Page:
Internet users in parts of Surrey still cannot get broadband speeds, it has been revealed.
Connection speeds in areas of Surrey such as Ripley, Ottershaw, Tatsfield and Frensham remain on a par with the old-fashioned dial-up internet service.
In those places, some residents and businesses have reported speeds between 0.2mbps (mega bits per second) and 0.47mbps, meaning it can be impossible to download large files or use applications such as YouTube*.
That is well short of the 2mbps generally regarded as a basic broadband service and the 6.8mbps average UK speed**.
The figures come from responses to surveys being carried out to build up a picture of speeds in homes and companies as part of Surrey County Council’s aim to ensure a high-quality broadband service across the county. More than 2,000 responses have been received and surveys are still available at www.superfastsurrey.org.uk.***
However, in some areas of Surrey, including parts of Guilford and Woking, people logging on to the internet are able to get access to speeds of more than 20mbps.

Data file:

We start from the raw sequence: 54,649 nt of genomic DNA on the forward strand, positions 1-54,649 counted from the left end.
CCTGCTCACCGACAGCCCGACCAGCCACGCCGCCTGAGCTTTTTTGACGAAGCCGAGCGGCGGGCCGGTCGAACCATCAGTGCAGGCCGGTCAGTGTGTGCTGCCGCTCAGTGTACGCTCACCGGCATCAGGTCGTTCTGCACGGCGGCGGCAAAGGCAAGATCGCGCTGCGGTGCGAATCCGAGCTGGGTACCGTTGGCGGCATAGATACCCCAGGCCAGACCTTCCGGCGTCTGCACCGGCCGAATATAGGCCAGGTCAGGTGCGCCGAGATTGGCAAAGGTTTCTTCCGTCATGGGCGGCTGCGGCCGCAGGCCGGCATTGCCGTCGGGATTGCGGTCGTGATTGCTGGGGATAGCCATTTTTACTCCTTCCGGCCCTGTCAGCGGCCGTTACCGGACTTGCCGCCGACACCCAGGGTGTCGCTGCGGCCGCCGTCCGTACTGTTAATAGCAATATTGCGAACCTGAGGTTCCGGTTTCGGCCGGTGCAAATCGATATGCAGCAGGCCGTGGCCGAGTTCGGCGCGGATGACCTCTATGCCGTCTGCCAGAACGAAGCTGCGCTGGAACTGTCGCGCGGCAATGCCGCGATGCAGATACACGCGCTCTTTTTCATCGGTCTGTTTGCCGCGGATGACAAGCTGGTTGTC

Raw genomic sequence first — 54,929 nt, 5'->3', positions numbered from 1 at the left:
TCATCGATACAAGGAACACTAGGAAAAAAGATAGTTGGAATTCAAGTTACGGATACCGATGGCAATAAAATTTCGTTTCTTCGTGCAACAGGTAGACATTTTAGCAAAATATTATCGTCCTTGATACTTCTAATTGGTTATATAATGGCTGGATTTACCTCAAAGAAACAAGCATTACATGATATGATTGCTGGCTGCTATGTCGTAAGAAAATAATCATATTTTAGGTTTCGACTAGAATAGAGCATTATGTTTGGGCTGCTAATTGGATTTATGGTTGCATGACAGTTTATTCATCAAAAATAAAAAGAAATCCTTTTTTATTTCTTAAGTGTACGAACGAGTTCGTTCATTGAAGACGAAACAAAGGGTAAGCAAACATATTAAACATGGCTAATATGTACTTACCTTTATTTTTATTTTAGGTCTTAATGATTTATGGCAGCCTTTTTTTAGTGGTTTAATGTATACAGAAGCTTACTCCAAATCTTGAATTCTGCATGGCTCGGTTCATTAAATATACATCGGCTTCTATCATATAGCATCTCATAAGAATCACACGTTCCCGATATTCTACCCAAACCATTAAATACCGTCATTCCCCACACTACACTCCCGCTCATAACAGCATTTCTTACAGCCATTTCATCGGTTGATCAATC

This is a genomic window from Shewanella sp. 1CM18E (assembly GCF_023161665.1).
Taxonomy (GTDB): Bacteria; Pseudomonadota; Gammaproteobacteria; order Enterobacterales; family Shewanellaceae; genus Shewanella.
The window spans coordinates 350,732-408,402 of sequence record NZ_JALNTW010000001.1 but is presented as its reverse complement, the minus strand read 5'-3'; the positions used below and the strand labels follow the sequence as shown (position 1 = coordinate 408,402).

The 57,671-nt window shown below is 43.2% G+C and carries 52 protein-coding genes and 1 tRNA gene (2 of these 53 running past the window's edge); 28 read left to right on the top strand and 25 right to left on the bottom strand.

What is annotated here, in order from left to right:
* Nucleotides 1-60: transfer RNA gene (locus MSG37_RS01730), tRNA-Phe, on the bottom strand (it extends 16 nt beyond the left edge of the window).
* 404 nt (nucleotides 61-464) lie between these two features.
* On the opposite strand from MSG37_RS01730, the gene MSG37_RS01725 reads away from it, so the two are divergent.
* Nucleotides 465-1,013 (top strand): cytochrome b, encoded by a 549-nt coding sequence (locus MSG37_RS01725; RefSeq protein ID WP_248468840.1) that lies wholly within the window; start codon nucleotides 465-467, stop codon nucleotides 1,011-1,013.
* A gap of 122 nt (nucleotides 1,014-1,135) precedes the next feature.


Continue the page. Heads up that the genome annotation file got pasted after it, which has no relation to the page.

That is similar to superfast broadband performance, which allows users to send and receive large amounts of data much more quickly. A music album can be downloaded within 30 seconds and a feature length movie in about five minutes.
The county council is in the process of selecting a company to provide the superfast broadband infrastructure for up to 20% of Surrey residents and businesses – around 100,000 premises – not included in BT’s current plans to provide the service nationally.
Peter Martin, Surrey County Council’s deputy leader, said: “The sound of a landline phone connecting to the internet should be firmly in the past. But some residents and businesses still have to put up with poor connectivity standards and their service running at a snail’s pace. Our goal is to put an end to this digital divide.
“We’re doing everything possible to ensure that everyone has access to high quality broadband and make sure that those in rural areas and other parts of Surrey where service is patchy are not left behind.”
Other survey findings so far include four out of 10 respondents saying they would like to work from home but are unable to because of inadequate broadband speeds and more than half of the residents and businesses (53%) saying their internet service at present is unreliable.
Notes to editors
* People living close to residents and businesses revealing slow connection speeds have reported a faster service.
** According to Ofcom this July.
*** Alternatively email firstname.lastname@example.org for a printed version or call the contact centre on 03456 009 009 to request one.
The surveys were devised for the county council and its partners.